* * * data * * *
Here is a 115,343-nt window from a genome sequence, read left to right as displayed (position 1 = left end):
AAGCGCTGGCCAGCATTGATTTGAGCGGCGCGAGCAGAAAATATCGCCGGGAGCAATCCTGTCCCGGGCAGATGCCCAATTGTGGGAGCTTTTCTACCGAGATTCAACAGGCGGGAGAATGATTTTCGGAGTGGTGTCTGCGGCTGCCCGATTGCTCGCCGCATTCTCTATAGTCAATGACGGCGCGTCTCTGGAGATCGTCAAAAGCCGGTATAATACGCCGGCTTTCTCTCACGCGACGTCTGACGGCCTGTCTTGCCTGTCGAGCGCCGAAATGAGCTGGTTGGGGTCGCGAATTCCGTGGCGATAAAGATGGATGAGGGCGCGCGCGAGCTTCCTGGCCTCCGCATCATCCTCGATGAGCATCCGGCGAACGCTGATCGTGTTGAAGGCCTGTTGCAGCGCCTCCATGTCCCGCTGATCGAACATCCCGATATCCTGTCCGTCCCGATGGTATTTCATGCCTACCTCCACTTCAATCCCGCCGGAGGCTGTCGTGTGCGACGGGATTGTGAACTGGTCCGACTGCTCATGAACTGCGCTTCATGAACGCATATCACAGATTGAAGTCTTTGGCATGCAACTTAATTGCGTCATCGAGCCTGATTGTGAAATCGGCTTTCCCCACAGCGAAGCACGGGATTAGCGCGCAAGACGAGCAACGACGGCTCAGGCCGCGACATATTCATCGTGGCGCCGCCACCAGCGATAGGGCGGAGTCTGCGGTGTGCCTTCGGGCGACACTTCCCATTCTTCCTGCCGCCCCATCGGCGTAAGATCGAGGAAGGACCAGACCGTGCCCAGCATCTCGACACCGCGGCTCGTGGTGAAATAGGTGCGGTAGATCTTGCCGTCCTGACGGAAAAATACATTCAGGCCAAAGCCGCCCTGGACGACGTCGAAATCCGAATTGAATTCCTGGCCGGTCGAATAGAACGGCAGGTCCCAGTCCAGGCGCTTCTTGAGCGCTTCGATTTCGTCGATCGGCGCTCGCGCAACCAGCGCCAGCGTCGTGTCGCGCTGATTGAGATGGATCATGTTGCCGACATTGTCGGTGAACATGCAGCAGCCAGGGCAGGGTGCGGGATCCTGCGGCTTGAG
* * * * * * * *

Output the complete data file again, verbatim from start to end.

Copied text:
Here is a 115,343-nt window from a genome sequence, read left to right as displayed (position 1 = left end):
AAGCGCTGGCCAGCATTGATTTGAGCGGCGCGAGCAGAAAATATCGCCGGGAGCAATCCTGTCCCGGGCAGATGCCCAATTGTGGGAGCTTTTCTACCGAGATTCAACAGGCGGGAGAATGATTTTCGGAGTGGTGTCTGCGGCTGCCCGATTGCTCGCCGCATTCTCTATAGTCAATGACGGCGCGTCTCTGGAGATCGTCAAAAGCCGGTATAATACGCCGGCTTTCTCTCACGCGACGTCTGACGGCCTGTCTTGCCTGTCGAGCGCCGAAATGAGCTGGTTGGGGTCGCGAATTCCGTGGCGATAAAGATGGATGAGGGCGCGCGCGAGCTTCCTGGCCTCCGCATCATCCTCGATGAGCATCCGGCGAACGCTGATCGTGTTGAAGGCCTGTTGCAGCGCCTCCATGTCCCGCTGATCGAACATCCCGATATCCTGTCCGTCCCGATGGTATTTCATGCCTACCTCCACTTCAATCCCGCCGGAGGCTGTCGTGTGCGACGGGATTGTGAACTGGTCCGACTGCTCATGAACTGCGCTTCATGAACGCATATCACAGATTGAAGTCTTTGGCATGCAACTTAATTGCGTCATCGAGCCTGATTGTGAAATCGGCTTTCCCCACAGCGAAGCACGGGATTAGCGCGCAAGACGAGCAACGACGGCTCAGGCCGCGACATATTCATCGTGGCGCCGCCACCAGCGATAGGGCGGAGTCTGCGGTGTGCCTTCGGGCGACACTTCCCATTCTTCCTGCCGCCCCATCGGCGTAAGATCGAGGAAGGACCAGACCGTGCCCAGCATCTCGACACCGCGGCTCGTGGTGAAATAGGTGCGGTAGATCTTGCCGTCCTGACGGAAAAATACATTCAGGCCAAAGCCGCCCTGGACGACGTCGAAATCCGAATTGAATTCCTGGCCGGTCGAATAGAACGGCAGGTCCCAGTCCAGGCGCTTCTTGAGCGCTTCGATTTCGTCGATCGGCGCTCGCGCAACCAGCGCCAGCGTCGTGTCGCGCTGATTGAGATGGATCATGTTGCCGACATTGTCGGTGAACATGCAGCAGCCAGGGCAGGGTGCGGGATCCTGCGGCTTGAG